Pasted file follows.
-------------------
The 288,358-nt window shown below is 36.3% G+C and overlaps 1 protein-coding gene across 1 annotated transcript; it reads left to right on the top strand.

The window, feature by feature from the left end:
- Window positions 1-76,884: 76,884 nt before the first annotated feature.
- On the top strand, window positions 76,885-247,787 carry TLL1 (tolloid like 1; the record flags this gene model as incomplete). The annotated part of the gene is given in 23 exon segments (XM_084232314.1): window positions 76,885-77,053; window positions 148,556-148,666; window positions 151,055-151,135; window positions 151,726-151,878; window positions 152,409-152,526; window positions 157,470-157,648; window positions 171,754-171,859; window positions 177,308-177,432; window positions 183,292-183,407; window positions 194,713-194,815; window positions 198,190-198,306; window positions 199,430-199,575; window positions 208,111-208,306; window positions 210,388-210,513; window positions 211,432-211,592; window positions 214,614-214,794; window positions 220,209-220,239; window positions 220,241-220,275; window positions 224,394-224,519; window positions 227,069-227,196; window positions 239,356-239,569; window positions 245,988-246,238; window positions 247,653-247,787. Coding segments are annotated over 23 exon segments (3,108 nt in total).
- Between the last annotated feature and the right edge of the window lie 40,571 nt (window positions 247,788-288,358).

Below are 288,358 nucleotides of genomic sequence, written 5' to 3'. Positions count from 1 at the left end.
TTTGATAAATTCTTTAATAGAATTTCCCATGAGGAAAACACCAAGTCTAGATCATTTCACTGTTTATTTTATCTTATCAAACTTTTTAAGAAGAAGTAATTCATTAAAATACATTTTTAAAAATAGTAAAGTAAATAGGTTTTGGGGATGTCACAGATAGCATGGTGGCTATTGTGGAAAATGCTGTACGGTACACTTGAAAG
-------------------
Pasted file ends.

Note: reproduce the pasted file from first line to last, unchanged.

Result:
The 288,358-nt window shown below is 36.3% G+C and overlaps 1 protein-coding gene across 1 annotated transcript; it reads left to right on the top strand.

The window, feature by feature from the left end:
- Window positions 1-76,884: 76,884 nt before the first annotated feature.
- On the top strand, window positions 76,885-247,787 carry TLL1 (tolloid like 1; the record flags this gene model as incomplete). The annotated part of the gene is given in 23 exon segments (XM_084232314.1): window positions 76,885-77,053; window positions 148,556-148,666; window positions 151,055-151,135; window positions 151,726-151,878; window positions 152,409-152,526; window positions 157,470-157,648; window positions 171,754-171,859; window positions 177,308-177,432; window positions 183,292-183,407; window positions 194,713-194,815; window positions 198,190-198,306; window positions 199,430-199,575; window positions 208,111-208,306; window positions 210,388-210,513; window positions 211,432-211,592; window positions 214,614-214,794; window positions 220,209-220,239; window positions 220,241-220,275; window positions 224,394-224,519; window positions 227,069-227,196; window positions 239,356-239,569; window positions 245,988-246,238; window positions 247,653-247,787. Coding segments are annotated over 23 exon segments (3,108 nt in total).
- Between the last annotated feature and the right edge of the window lie 40,571 nt (window positions 247,788-288,358).

Below are 288,358 nucleotides of genomic sequence, written 5' to 3'. Positions count from 1 at the left end.
TTTGATAAATTCTTTAATAGAATTTCCCATGAGGAAAACACCAAGTCTAGATCATTTCACTGTTTATTTTATCTTATCAAACTTTTTAAGAAGAAGTAATTCATTAAAATACATTTTTAAAAATAGTAAAGTAAATAGGTTTTGGGGATGTCACAGATAGCATGGTGGCTATTGTGGAAAATGCTGTACGGTACACTTGAAAG